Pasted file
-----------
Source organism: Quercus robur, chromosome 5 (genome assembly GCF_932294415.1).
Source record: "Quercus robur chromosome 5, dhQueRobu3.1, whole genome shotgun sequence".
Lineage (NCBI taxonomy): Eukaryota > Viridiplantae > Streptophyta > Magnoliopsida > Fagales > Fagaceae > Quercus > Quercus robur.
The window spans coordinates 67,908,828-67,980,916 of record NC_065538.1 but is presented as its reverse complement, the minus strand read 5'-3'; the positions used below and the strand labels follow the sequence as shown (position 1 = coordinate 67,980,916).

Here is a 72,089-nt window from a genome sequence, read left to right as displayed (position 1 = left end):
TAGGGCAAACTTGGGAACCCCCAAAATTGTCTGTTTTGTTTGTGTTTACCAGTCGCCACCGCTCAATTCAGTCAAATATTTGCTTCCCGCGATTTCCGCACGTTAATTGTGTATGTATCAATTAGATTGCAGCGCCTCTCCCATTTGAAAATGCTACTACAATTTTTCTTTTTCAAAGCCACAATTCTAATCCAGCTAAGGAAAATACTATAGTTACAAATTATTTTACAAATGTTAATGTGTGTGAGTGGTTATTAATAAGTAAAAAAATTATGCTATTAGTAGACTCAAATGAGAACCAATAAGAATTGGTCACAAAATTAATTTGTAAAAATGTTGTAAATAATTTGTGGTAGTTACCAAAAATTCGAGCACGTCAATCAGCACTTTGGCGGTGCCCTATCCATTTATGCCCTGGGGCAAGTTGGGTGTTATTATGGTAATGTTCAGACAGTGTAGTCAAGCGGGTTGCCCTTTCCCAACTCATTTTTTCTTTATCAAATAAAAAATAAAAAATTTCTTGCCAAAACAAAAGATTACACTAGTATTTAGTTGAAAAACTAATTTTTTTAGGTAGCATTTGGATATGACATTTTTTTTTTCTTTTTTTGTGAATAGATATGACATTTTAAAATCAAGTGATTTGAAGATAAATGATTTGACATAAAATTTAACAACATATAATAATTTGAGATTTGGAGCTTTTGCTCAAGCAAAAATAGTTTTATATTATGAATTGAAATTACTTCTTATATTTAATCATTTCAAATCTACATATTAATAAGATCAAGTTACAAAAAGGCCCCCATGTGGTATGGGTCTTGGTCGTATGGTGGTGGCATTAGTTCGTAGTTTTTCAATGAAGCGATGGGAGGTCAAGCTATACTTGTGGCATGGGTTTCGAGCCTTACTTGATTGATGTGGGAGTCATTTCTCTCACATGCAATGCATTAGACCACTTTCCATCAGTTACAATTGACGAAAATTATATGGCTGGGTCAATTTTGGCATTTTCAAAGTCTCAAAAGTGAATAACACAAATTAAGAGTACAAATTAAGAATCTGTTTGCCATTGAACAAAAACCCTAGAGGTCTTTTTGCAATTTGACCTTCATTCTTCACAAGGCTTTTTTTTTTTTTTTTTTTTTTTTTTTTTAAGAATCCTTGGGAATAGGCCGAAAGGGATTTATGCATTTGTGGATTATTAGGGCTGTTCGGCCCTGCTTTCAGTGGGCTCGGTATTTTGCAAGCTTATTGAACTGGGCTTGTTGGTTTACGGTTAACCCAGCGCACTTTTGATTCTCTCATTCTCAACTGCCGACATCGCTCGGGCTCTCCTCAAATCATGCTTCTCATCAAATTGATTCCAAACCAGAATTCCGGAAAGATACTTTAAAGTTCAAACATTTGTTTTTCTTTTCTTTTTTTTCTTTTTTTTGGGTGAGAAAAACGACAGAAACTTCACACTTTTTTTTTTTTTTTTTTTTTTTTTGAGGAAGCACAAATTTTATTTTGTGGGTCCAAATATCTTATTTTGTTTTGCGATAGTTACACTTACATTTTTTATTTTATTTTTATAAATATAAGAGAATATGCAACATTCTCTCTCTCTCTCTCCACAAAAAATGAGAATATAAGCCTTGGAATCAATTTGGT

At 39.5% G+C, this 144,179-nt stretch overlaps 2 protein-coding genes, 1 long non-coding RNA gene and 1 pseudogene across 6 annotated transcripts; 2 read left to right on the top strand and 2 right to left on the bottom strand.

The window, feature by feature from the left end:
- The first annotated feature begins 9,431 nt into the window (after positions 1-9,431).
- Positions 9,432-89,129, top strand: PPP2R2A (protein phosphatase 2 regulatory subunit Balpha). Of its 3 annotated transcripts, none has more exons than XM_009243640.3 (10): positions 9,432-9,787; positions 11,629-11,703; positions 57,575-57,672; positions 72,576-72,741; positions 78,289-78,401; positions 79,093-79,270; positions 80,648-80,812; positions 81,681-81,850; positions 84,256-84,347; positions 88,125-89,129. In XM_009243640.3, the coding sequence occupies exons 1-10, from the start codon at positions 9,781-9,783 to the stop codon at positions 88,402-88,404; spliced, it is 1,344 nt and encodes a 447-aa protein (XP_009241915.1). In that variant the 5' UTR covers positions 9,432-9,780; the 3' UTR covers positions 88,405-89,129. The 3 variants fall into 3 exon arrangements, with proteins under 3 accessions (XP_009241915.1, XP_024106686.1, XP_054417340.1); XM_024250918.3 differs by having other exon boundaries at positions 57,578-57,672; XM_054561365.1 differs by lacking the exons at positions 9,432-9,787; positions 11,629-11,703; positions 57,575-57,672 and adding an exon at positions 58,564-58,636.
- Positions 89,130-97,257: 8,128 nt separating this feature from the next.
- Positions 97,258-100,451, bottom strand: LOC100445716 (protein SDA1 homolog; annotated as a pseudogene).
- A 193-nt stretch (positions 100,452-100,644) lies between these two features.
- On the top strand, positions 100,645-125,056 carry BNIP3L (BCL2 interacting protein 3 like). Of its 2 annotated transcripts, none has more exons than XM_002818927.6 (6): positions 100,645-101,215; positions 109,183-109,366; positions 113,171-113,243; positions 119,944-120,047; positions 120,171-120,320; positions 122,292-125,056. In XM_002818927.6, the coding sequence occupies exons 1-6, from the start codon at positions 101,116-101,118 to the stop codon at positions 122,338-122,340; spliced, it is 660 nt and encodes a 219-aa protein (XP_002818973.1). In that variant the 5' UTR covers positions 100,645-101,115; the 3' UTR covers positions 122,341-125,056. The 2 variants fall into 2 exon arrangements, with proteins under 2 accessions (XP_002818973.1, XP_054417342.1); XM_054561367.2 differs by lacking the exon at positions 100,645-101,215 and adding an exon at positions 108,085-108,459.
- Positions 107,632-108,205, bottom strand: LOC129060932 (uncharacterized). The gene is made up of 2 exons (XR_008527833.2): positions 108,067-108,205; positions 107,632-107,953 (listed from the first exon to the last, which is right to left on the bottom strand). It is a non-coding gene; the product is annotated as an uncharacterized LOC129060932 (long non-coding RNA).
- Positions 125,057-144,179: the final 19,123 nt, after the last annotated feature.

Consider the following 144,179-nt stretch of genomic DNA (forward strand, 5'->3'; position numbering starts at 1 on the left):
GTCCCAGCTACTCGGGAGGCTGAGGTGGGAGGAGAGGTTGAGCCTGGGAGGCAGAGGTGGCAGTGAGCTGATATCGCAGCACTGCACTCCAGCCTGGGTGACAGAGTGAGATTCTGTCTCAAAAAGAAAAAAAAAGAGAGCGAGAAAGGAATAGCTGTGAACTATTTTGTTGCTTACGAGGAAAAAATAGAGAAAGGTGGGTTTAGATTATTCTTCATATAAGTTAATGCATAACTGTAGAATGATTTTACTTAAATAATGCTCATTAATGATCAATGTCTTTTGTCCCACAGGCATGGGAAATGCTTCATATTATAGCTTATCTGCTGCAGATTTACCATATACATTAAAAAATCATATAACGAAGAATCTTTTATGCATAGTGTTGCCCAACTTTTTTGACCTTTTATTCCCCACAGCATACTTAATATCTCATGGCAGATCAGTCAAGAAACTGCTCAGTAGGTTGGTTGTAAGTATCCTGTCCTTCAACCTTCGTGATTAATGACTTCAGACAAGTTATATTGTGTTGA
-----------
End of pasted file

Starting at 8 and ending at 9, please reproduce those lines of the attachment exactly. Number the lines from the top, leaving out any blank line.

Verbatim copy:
The window, feature by feature from the left end:
- The first annotated feature begins 9,431 nt into the window (after positions 1-9,431).